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Cardinal Theodore E. McCarrick: More Concerned with 'Comfort' than Christ?

7/11/2004 - 5:30 AM PST

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By Michael J. Gaynor

Jesus said: "If any man will come after Me, let him deny himself, and take up his cross daily, and follow Me" (Luke 9:23).

The path of Jesus is not always a “comfortable” one.

For decades, Roman Catholic priests in the United States have knowingly given Holy Communion to unrepentant, publicly known, nominally Catholic, pro-abortion politicians, out of misguided compassion, excessive political correctness, fear of losing the Church's tax exemption and/or contributions from pro-abortion people, personal preference or ignorance.

In doing so, they have disregarded, if not deliberately disobeyed, unambiguous canon law.

On April 23, 2004, Cardinal Francis Arinze, prefect of the Vatican Congregation for Divine Worship and the Discipline of Sacraments, explained at a press conference in Rome that unrepentant pro-abortion “Catholic” politicians should be denied Communion. Cardinal Arinze put it succinctly: "If they should not receive, then they should not be given." He was followeding the mandate of Canon 915, which specifies that "[t]hose...who obstinately persist in manifest grave sin, are not to be admitted to Holy Communion."

Nevertheless, Cardinal Theodore E. McCarrick, the most prominent Catholic clergyman in the United States and chairman of the task force on Catholic Bishops and Catholic Politicians, then declared that Cardinal Arinze had not really said what he said and he (Cardinal McCarrick) had “not gotten to the stage where [he’s] comfortable in denying the Eucharist.”

There have been about 45,000,000 million abortions in the United States since Roe v. Wade was decided more than thirty years ago. That’s approaching eight times the number of Jews slaughtered during the Holocaust.

How many more unborn babies must die before Cardinal McCarrick achieves comfort?

In 1995 then Archbishop of Newark McCarrick appeared comfortable with the concept of obeying canon law. He issued a soundly reasoned, elegantly written pastoral letter on penance. The kind of letter than indicated a promotion to Cardinal was in order.

Cardinal McCarrick rightly wrote in that letter: "We know that anyone who is aware of having committed a grave sin may not receive Holy Communion, even if he or she experiences deep contrition, without having first received absolution in the Sacrament of Penance. This is true unless the person has a grave reason for receiving Communion and there is no possibility of going to confession, a situation which does not apply in the area of the Archdiocese of Newark. (Emphasis added.)

Significantly, Cardinal McCarrick faithfully noted in his letter that abortion is a "grave" sin and a "crime against innocent life." He asserted, too generously, that "[w]e all recognize that it is a grave evil to take an innocent human life" and astutely observed that "[w]e tend to find excuses."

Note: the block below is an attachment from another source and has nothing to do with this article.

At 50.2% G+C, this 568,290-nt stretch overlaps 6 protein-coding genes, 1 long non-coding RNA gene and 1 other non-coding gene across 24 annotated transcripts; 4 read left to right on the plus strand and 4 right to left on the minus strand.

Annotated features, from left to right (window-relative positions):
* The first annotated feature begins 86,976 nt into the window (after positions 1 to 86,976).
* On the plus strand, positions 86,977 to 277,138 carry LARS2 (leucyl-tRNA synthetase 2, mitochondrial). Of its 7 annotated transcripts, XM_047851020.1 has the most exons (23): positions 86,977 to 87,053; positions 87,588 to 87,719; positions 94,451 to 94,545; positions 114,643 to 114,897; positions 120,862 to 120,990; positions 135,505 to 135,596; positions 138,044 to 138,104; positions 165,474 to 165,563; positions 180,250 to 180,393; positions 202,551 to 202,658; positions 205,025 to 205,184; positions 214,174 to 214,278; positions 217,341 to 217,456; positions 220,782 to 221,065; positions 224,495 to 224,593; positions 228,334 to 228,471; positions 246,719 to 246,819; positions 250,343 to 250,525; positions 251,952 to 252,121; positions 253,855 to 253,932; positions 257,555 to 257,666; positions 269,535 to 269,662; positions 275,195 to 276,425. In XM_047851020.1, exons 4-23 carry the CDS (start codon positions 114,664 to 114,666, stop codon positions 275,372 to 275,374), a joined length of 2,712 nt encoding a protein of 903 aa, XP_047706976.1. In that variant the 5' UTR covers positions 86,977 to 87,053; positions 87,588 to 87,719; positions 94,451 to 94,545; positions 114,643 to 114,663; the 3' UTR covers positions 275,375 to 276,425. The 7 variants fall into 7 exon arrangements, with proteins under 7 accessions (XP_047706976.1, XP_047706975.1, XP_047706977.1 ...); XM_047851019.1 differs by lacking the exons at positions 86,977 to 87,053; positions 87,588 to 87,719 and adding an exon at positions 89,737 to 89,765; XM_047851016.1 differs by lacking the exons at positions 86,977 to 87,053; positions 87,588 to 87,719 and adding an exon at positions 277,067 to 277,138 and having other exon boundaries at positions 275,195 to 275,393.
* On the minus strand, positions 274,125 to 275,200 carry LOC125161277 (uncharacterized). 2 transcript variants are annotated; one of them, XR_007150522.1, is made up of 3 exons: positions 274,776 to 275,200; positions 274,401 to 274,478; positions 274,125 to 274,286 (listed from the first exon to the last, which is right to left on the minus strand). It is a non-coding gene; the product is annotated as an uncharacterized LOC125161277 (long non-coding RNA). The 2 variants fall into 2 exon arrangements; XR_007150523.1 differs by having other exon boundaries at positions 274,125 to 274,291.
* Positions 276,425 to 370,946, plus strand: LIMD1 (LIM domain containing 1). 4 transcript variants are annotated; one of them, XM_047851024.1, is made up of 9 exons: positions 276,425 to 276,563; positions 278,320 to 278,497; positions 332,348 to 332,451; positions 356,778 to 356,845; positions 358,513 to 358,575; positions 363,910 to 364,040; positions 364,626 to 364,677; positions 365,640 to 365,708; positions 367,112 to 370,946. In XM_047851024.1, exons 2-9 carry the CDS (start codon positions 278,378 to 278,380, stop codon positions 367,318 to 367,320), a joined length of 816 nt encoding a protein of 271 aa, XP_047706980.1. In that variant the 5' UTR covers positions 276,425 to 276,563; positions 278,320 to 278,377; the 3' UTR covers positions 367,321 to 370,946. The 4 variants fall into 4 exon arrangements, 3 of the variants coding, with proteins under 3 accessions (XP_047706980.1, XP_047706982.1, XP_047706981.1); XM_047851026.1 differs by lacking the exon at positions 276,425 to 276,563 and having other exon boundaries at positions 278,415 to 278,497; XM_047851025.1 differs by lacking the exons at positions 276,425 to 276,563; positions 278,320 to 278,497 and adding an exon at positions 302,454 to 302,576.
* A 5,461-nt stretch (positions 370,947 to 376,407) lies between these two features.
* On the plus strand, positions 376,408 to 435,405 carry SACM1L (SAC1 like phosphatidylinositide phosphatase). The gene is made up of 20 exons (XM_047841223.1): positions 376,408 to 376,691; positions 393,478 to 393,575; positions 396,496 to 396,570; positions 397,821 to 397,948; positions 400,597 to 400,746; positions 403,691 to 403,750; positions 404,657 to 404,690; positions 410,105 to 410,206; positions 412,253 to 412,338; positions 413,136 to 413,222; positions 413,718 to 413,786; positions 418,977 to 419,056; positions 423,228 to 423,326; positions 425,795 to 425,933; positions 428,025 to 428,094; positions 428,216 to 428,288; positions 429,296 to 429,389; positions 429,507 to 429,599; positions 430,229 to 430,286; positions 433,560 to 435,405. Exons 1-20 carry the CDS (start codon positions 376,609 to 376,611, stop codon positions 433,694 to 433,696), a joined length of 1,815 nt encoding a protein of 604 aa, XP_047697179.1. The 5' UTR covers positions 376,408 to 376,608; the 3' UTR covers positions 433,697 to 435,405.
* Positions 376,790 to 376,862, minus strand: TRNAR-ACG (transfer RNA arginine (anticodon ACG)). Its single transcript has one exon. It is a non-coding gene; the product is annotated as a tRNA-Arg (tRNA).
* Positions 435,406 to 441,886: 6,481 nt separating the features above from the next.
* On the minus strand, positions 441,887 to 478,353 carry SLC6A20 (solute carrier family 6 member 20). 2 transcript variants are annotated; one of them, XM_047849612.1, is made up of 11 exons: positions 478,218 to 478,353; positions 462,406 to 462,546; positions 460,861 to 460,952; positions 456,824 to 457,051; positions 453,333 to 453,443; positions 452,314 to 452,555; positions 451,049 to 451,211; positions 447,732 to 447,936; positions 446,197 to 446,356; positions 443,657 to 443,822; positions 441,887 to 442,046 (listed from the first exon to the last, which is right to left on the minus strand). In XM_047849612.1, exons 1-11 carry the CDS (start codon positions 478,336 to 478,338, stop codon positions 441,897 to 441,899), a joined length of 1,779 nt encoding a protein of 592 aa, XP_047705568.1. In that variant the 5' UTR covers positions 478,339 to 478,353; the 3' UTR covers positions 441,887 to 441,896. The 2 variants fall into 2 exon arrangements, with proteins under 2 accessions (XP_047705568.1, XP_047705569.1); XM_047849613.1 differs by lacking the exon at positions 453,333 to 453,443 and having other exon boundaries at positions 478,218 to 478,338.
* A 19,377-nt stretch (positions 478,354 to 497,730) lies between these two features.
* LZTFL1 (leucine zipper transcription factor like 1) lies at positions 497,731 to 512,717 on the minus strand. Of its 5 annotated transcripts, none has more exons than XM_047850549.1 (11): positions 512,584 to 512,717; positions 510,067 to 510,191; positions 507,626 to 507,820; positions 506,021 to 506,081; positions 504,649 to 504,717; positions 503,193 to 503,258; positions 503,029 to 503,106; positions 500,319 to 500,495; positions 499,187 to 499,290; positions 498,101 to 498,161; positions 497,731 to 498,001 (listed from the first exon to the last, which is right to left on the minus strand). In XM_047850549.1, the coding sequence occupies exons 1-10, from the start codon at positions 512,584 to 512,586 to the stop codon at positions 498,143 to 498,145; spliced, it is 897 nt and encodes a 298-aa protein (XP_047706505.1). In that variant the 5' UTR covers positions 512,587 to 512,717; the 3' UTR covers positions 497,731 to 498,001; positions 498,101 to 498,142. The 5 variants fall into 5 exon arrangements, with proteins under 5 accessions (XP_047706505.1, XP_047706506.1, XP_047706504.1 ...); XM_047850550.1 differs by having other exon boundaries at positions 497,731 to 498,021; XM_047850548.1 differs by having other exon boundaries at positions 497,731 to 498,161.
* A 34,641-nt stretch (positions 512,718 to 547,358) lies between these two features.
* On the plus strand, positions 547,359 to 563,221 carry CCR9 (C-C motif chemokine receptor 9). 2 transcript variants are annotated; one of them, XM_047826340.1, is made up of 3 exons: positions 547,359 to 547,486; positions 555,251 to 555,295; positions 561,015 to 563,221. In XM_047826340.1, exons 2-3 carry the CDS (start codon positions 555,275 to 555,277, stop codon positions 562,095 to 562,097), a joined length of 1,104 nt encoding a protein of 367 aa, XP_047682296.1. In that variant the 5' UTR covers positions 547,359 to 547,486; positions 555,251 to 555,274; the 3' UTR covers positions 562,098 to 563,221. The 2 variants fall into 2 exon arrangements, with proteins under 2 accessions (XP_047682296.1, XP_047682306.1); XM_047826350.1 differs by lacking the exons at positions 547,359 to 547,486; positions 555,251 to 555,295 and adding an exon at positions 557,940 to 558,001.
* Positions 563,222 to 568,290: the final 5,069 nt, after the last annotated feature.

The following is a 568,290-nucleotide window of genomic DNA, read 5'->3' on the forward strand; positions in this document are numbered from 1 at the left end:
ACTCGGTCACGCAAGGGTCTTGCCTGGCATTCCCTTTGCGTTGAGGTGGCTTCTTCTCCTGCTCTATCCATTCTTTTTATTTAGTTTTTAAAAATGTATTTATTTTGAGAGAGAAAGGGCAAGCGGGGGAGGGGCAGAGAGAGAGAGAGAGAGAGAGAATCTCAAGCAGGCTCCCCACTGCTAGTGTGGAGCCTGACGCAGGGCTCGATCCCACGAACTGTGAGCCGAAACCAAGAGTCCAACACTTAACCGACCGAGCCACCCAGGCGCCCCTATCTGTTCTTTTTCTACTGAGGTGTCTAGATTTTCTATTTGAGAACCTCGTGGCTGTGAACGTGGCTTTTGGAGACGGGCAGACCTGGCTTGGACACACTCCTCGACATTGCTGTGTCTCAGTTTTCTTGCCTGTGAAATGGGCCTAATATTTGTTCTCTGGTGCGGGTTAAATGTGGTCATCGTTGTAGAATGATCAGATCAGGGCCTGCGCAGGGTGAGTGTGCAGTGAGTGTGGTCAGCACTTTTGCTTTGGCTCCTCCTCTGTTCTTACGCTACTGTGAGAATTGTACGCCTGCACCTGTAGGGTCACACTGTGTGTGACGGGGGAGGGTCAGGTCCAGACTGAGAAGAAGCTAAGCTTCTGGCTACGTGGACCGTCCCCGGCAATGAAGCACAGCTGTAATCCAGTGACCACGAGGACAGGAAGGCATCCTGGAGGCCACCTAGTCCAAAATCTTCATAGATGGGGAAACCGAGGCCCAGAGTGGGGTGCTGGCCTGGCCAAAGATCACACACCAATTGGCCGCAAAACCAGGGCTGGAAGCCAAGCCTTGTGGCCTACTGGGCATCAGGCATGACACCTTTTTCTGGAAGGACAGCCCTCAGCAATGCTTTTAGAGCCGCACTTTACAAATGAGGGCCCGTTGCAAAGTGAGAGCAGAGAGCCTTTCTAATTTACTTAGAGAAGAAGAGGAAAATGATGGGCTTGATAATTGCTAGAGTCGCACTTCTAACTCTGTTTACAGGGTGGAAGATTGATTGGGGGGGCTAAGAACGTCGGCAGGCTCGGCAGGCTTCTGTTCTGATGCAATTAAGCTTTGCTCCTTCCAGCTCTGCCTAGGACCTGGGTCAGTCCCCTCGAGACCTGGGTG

Sadly, Cardinal McCarrick has found an excuse for the sin of disregarding Canon 915 and knowingly giving Communion to pro-abortion nominally Catholic politicans: personal uncomfortableness.

The Holy Father, Pope John Paul II, left no room for each bishop to adopt his own policy on giving and refusing Communion in Ecclesia de Eucharistia:

“[I]n cases of outward conduct which is seriously, clearly and steadfastly contrary to the moral norm, the Church, in her pastoral concern for the good order of the community and out of respect for the sacrament, cannot fail to feel directly involved. The Code of Canon Law refers to this situation of a manifest lack of proper moral disposition when it states that those who “obstinately persist in manifest grave sin” are not to be admitted to Eucharistic communion.” (Emphasis added.)

This was reiterated in Cardinal Ratzinger’s recent confidential memorandum to Cardinal McCarrick and Bishop Wilton Gregory, president of the United States Conference of Catholic Bishops on the “General Principles” with respect to “Worthiness to Receive Holy Communion.”

In that memorandum, delivered as guidance for the meeting of the United States Conference of Catholic Bishops last month, Cardinal Ratzinger, Prefect of the Congregation for the Doctrine of the Faith since 1981, stated succinctly, emphatically and unambiguously as follows:

“1. Presenting oneself to receive Holy Communion should be a conscious decision, based on a reasoned judgement regarding one’s worthiness to do so, according to the Church’s objective criteria, asking such questions as: “Am I in full communion with the Catholic Church? Am I guilty of grave sin? Have I incurred a penalty (e.g. excommunication, interdict) that forbids me to receive Holy Communion? Have I prepared myself by fasting for at least an hour?” The practice of indiscriminately ...

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